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[Tuning in] Architect duo promote community education through construction

Written by Julianna Wu Published on     5 mins read

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Along the way, they explore how architecture can achieve eternity through sustainable construction.

Mu Wei (left) and Wan Qian (right) both teach architecture at the Huazhong University of Science and Technology. They co-founded the Wiki World project eight years ago with a mission to improve the urban environment through architectural construction and the participation of kids and families. Recently, they drew national attention in China for a hand-made cabin project built outside of the city of Wuhan with their own families.

This interview has been edited for brevity and clarity.

KrAsia (Kr): How and why did you decide to build a hand-made house with your families in a forest in the outskirts of Wuhan?

Mu Wei (MW): It is part of a project named Wiki World that we’ve been working on since 2012. We are architects who also do global architectural education, and we have been organizing workshops in which parents and their children can get an education through architecture.

The core idea is to build a new living environment together with children of urban families and with local resources. In the past, we have done a lot of this kind of education for people, from college students to ordinary families, to let them learn to cooperate and to build houses in the nature. The Wuhan cabin is part of a “beautiful village project” we’ve been working on, and it is also a very personal project among our international work, because, after all, we live in a city nearby.

Birdview of the Wuhan cabin. Photo: Wan Qian

In the process of “building houses with kids,” we shifted from our earliest intention, which was to build experimental architecture, to include simple functions in our project to define it as a house. We think that the epidemic has led to a bigger desire for nature and more thoughts about the essence of life for mankind.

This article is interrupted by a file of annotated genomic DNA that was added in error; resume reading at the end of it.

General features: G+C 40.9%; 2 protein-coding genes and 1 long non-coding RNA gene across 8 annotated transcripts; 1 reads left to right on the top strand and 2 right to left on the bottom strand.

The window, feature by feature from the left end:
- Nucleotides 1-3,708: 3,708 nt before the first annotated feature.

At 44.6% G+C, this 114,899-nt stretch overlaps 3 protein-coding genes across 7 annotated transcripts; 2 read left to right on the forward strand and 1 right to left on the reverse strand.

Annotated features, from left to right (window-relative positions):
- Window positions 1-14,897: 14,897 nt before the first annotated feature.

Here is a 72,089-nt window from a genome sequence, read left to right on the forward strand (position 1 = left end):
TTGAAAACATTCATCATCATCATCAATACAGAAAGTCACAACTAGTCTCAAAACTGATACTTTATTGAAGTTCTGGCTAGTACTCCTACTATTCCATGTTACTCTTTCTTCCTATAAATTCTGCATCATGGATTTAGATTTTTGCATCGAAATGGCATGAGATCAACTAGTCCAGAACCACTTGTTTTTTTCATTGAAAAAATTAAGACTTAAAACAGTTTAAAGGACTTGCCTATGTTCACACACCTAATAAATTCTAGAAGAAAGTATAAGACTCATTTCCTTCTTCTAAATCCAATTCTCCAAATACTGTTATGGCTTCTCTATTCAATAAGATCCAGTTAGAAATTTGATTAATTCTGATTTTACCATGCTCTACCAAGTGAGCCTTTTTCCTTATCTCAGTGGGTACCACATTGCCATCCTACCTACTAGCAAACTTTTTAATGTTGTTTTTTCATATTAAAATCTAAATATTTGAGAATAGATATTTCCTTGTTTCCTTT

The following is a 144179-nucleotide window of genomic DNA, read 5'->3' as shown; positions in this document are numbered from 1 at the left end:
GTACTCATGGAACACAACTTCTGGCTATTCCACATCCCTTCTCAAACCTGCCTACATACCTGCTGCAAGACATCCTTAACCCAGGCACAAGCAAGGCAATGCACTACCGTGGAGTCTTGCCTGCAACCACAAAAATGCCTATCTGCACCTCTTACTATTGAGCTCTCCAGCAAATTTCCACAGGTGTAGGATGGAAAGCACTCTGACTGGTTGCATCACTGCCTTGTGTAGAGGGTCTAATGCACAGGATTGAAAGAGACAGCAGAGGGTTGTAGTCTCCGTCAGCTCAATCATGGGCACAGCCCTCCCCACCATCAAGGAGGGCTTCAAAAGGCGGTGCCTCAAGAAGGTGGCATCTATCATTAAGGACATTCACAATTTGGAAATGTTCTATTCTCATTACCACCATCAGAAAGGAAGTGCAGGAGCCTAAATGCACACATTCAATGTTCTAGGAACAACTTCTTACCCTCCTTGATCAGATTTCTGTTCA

So, we want to use this opportunity to take it from an experimental project that would be dismantled afterward, to a continuous project that keeps building itself and growing beyond the cabin, to become a small village.

Kr: Can you explain the process in developing the Wuhan Cabin?

MW: At the earliest stage, we built one cabin with our own team, then some friends joined to build another. Two months ago we recruited some college students to build a milk tea shop next by, and this coming weekend, we’re gonna take a pet community group to build some architecture for pets.

We’re going to bring all the fun communities there to build a fun project in which everybody participates in the creation and the construction.

The milk tea shop Wan Qian and Mu Wei built with friends near their cabin. Photo: Wan Qian

Kr: It sounds like the two of you are going to build a new village, reminds me of games like Animal Crossing.

MW: You’re right, we are the offline version of Minecraft. Our slogan is that everyone has the right to build their own house.

Kr: How to educate and tell participants what to do in the construction?

Wan Qian (WQ): One of the things we do in the long run is to lower the threshold for construction. People usually think that construction is for professionals, but in fact, we don’t need too much professional training as long as we’re handed pre-programmed tools and materials. It’s just like playing with Legos, or purchasing furniture from Ikea.

Today, we already have a variety of very mature and pre-programmed tools, building materials, and equipment. When we integrate these materials together, people can build houses with simple training and guidance from professionals. We can make something as complicated as architecture construction into something that even kids can participate in.